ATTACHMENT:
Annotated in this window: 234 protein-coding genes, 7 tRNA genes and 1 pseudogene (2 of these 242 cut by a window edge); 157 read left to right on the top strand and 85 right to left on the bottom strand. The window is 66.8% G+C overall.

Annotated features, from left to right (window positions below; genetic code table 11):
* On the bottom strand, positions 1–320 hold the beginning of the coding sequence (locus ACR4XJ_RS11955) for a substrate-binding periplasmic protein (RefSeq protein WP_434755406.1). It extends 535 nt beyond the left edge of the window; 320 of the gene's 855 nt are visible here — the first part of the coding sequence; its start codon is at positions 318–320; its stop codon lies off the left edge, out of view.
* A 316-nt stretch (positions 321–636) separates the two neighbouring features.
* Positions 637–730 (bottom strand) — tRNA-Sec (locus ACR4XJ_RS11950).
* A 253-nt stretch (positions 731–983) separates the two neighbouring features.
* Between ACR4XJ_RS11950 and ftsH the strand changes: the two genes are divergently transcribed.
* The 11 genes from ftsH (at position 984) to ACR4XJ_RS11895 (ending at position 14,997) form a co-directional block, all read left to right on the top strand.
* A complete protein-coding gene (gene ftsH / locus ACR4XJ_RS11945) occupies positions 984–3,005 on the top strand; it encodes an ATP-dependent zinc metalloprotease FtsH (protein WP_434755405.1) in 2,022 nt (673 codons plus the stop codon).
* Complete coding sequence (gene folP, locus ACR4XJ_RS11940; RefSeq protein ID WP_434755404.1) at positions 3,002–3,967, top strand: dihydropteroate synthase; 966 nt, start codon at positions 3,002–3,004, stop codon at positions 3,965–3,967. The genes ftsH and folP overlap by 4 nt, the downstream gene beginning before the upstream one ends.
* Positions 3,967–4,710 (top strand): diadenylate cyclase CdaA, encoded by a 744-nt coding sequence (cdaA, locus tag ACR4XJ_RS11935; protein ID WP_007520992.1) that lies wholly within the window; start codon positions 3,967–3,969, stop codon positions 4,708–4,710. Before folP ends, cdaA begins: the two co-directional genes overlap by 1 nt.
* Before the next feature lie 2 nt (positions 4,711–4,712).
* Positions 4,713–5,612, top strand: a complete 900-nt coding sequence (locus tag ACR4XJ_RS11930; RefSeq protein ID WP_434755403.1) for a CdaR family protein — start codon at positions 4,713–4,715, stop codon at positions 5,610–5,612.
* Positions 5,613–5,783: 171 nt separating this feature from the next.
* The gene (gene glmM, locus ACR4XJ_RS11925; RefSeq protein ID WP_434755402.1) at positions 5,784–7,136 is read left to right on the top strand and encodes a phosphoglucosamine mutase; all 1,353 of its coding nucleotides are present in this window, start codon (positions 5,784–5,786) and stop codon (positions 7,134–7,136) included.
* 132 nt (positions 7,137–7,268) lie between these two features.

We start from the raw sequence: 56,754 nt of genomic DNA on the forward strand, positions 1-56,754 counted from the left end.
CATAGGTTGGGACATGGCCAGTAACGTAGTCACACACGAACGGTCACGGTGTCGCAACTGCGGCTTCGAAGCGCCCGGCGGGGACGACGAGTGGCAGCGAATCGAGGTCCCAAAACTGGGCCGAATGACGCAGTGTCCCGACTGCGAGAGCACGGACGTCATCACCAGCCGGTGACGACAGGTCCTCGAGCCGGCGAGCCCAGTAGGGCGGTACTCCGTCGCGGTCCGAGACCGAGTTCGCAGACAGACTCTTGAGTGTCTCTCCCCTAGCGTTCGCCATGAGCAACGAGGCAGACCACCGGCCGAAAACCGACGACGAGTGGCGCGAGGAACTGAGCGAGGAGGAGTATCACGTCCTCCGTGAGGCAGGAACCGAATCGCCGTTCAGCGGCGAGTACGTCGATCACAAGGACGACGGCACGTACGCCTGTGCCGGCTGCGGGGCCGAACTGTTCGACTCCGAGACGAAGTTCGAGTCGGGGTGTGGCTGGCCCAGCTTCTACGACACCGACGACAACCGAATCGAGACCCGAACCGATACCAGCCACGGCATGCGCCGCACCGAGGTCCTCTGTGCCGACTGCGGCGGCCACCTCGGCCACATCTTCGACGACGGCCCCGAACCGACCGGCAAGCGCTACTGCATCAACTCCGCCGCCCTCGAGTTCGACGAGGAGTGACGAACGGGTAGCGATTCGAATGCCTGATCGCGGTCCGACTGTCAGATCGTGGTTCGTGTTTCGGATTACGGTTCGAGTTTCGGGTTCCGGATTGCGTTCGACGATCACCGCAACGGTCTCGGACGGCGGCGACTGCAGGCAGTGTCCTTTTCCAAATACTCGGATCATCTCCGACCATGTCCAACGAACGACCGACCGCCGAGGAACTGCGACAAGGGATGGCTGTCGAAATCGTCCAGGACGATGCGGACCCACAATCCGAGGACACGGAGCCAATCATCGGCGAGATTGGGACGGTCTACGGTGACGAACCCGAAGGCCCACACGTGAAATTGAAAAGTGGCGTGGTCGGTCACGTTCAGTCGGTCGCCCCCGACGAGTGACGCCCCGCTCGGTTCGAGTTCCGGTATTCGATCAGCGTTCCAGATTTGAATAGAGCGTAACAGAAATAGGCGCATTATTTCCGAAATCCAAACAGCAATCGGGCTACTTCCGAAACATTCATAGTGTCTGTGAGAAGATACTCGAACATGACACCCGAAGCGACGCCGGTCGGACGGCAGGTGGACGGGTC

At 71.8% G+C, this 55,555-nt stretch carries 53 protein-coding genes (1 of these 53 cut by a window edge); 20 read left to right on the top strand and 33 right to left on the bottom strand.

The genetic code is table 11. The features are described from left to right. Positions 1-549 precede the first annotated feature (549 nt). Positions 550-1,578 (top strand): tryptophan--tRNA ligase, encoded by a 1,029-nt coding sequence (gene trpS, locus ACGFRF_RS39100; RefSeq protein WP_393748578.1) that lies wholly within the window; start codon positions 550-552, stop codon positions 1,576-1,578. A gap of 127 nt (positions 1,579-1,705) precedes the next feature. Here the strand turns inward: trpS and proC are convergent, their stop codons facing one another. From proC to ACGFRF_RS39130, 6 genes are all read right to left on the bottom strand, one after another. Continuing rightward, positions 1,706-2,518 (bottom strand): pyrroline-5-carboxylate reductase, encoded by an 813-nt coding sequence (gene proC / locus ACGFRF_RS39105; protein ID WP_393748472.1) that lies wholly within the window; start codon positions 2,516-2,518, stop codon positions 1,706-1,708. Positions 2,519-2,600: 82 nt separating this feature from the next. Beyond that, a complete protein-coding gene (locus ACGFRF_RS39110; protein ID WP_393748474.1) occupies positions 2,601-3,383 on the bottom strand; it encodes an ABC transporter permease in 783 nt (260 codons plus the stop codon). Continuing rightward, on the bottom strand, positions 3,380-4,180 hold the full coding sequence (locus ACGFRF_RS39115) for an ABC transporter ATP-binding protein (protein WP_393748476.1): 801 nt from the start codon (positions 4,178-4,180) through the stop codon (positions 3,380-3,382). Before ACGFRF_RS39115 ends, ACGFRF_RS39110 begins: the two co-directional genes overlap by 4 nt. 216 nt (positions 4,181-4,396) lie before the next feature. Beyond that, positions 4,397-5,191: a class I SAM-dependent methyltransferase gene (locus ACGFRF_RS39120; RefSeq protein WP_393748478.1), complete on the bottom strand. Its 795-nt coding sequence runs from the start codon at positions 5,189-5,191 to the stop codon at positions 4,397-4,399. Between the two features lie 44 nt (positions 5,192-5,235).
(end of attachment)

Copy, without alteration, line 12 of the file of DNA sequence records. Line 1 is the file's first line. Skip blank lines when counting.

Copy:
* Before the next feature lie 2 nt (positions 4,711–4,712).